I made a box joint jig before and it worked fine, but it used a standard kerf 1/8 inch blade. That's too many fingers for the trays and other things I want to build now.
 

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Discussion Starter #10 (Edited)
The Freud SD208S dado set includes shims. They are labeled in metric, with rough Imperial conversions in decimal, which makes it even more challenging to determine what you need for correctly sized dados. I made a chart and will post it below.

Freud includes five 0.1 mm shims, and one each of 0.2, 0.3, and 0.5 mm shims.

If you read the included configuration chart, shims should not be necessary for "standard" Imperial dimensions, but as I said above, the chart is wrong and misleading.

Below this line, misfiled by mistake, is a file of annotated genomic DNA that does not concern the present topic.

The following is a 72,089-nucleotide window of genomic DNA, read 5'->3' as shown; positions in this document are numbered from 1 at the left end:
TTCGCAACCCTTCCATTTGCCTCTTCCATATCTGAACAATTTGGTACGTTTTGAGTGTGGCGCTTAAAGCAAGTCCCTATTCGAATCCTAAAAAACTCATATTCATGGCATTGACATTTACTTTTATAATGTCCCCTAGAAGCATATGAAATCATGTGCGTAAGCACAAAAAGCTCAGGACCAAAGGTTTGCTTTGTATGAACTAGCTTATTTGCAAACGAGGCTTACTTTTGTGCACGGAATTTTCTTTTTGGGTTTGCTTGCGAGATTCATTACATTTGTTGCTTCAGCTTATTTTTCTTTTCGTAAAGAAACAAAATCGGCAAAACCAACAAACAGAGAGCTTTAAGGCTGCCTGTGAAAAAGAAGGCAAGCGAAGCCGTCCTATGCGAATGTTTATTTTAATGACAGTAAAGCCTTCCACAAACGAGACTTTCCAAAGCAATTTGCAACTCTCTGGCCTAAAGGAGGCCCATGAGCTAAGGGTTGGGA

After doing the math, I needed a 0.4 mm shim, which is not included, so I added a 0.1 mm shim and a 0.3 mm shim.

-> The test cuts yielded a perfect 3/8 inch that I wanted.

I learned a lot, but shame on Freud for wasting my time. It isn't that the set is metric, it is that their charts are wrong, plain and simple. I wonder how much expensive wood has been wasted because people trusted the chart without testing cuts first?

P.S. Thank you to all for your helpful comments and valuable lessons!
 

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Discussion Starter #11
As promised, here is the shim chart that I made.

The decimal inches stamped on the shims were not very useful to me. I wanted fractions, so I computed them. Please forgive the excessive precision; it was a quick copy/paste from the calculator. I do not expect anyone else to like it, want it, or need it, but it helps me.